The IAEA report indicates that satellite imagery shows that the construction of the “installation” was begun between April and August of 2001. Per the imagery, the IAEA is able to conclude that the building had multiple underground levels and that it included structures that were consistent with those used for  “biological containment”. After visiting the site in June 2008, the IAEA noted an unusual “water pumping infrastructure” with a pumping capacity able to support a 25 MW reactor. The IAEA also noted a robust electrical capacity able to support the pumping system.

The report also indicates that satellite imagery of other Syrian sites “may be of relevance to the activities at the Dair Alzour site”. The IAEA has asked for access to these other sites in May 2008 and Syria has refused access. In the mean time, says the report, satellite imagery of these three locations shows “landscaping activities and the removal of large containers” shortly after the request for access.

Despite their own report, the IAEA is not 100% convinced.

While it cannot be excluded that the building in question was intended for non-nuclear use, the features of the building, as described above, along with the connectivity of the site to adequate pumping capacity of cooling water, are similar to what may be found in connection with a reactor site.

Why is it that the diplomatic community can never actually call anyone out? Oh, yeah, I forgot…they’re diplomats (even the scientists), and diplomats never call out anyone except the United States. Why not just come clean and say something like this:

The features of the building, as described above, along with the connectivity of the site to adequate pumping capacity of cooling water, are completely consistent with, and indicators of, a reactor site.

Enough already with the pussyfooting around. Do the IAEA inspectors show up wearing these?



The Syrians are doing their part by upholding the Middle East tradition of pathological lying. Our new Secretary of State and National Security Advisor would do well by following this simple rule:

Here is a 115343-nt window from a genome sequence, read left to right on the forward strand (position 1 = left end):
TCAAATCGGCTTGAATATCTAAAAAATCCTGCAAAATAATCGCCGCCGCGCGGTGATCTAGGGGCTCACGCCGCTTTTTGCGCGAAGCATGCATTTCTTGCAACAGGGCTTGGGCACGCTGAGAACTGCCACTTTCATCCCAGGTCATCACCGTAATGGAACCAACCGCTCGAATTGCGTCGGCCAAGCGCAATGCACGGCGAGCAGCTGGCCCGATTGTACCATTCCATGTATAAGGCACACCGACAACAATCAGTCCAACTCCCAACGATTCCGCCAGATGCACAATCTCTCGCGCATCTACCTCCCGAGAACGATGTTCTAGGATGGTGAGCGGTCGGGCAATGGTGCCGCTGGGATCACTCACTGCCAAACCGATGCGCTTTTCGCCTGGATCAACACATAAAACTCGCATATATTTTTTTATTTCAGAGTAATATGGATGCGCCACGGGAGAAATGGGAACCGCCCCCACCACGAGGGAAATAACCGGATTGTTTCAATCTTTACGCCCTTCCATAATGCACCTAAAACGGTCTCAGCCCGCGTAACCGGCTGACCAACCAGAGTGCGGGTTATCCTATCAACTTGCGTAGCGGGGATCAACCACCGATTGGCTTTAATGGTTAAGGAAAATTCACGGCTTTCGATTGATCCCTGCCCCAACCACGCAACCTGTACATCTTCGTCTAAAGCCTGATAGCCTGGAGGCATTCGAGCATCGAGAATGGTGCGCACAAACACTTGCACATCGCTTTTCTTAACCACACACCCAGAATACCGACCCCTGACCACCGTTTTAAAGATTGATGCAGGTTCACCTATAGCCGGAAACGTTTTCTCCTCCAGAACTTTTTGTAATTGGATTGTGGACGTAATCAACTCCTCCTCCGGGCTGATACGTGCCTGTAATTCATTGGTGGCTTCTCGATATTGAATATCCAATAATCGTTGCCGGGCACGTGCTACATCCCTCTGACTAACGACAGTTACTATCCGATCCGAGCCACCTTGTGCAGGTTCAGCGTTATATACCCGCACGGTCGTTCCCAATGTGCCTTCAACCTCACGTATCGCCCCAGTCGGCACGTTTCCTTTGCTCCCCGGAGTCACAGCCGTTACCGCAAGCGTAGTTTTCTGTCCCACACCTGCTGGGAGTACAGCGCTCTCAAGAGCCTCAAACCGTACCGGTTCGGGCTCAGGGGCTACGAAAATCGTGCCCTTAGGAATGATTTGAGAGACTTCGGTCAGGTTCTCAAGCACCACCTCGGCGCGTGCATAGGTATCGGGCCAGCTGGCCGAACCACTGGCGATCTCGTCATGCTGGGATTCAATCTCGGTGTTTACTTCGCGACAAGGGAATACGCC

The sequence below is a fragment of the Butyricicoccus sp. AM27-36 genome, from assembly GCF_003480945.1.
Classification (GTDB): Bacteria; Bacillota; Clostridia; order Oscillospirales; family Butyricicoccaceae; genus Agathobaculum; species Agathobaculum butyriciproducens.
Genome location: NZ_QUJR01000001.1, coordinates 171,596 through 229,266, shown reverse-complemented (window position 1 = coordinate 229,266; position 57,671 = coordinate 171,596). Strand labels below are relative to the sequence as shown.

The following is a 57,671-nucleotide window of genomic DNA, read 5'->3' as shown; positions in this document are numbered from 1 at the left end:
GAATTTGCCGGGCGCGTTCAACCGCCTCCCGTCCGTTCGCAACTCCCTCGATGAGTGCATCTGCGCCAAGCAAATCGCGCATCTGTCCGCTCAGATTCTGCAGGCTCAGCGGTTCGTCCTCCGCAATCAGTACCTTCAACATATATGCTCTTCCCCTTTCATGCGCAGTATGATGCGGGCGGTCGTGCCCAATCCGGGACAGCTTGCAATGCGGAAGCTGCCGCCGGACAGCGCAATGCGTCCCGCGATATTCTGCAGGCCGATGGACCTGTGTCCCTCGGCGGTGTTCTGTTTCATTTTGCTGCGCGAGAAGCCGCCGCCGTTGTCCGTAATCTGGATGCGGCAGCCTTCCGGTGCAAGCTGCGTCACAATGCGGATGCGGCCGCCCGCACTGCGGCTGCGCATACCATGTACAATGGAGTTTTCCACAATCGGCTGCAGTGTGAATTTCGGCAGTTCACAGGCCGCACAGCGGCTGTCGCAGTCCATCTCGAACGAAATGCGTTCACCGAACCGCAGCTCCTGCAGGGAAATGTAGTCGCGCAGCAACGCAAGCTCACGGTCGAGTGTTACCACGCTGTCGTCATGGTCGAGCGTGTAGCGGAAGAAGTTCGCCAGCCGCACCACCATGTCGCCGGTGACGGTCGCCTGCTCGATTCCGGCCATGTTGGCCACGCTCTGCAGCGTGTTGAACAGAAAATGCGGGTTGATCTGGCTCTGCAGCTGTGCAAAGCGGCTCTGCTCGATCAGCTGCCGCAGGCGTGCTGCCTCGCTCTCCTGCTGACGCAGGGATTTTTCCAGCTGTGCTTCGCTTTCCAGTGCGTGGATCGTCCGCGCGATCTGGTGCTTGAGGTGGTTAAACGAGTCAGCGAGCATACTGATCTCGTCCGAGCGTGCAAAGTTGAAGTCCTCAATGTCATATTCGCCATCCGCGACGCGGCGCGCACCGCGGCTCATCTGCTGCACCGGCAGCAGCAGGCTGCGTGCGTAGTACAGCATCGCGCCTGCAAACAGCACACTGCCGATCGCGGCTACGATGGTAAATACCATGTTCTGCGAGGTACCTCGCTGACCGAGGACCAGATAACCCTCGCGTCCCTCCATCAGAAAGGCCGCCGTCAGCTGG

If you want to know what the score is, just listen to any Middle East diplomatic statement, and reverse it on all accounts. Such would be closer to the truth.

He Can Come As a Tourist

Thursday, November 13th, 2008

On the front page of today’s Washington Post, there is an article entitled Facing Obama, Iran Suddenly Hedges on Talks. Here is the opening paragraph:

TEHRAN, Nov. 12 – Since 2006, Iran’s leaders have called for direct, unconditional talks with the United States to resolve international concerns over their nuclear program. But as a American administration open to such negotiations prepares to take power, Iran’s political and military leaders are sounding suddenly wary of President-elect Barack Obama.

Boy, I did not see that coming, did you? There are many quotes of various officials, none of which seem to suggest a willingness to meet with Obama on his generous terms. The article states

For Iran’s leaders, the only state of affairs worse than poor relations with the United States may be improved relations.

And then there is a report that, on Wednesday of this week, Iran test fired a two-stage solid-fuel rocket capable of a 1,200 mile range. Right on cue. Later in the article

In recent interviews, advisers to Ahmadinejad said the new U.S. administration would have to pull U.S. troops out of Iraq, show respect for Iran’s system of rule by a supreme religious leader, and withdraw its objections to Iran’s nuclear program before it can enter into negotiations with the Iranian government.

And my favorite

Obama would not be welcome in Iran as president, were he to decide to come here, [Ahmadinejad media adviser Mehdi] Kalhor said.  “He can come as a tourist.”

Well there you have it. It looks like negotiations are going to reap unprecedented cooperation, right?

In the interest of reaching out to Medhi Kalhor and the rest of the terrorists, I offer this cheery holiday song:

It’s beginning to look a lot like Fallout

Ev’rywhere you go;

Take a look at the Council of Guardians, glistening once again

With sand-strewn plains and acid rains aglow,

It’s beginning to look a lot like Fallout,

Immense temps galore,

But the prettiest site to see will be the No-Rooz that will be

As you look up from the floor.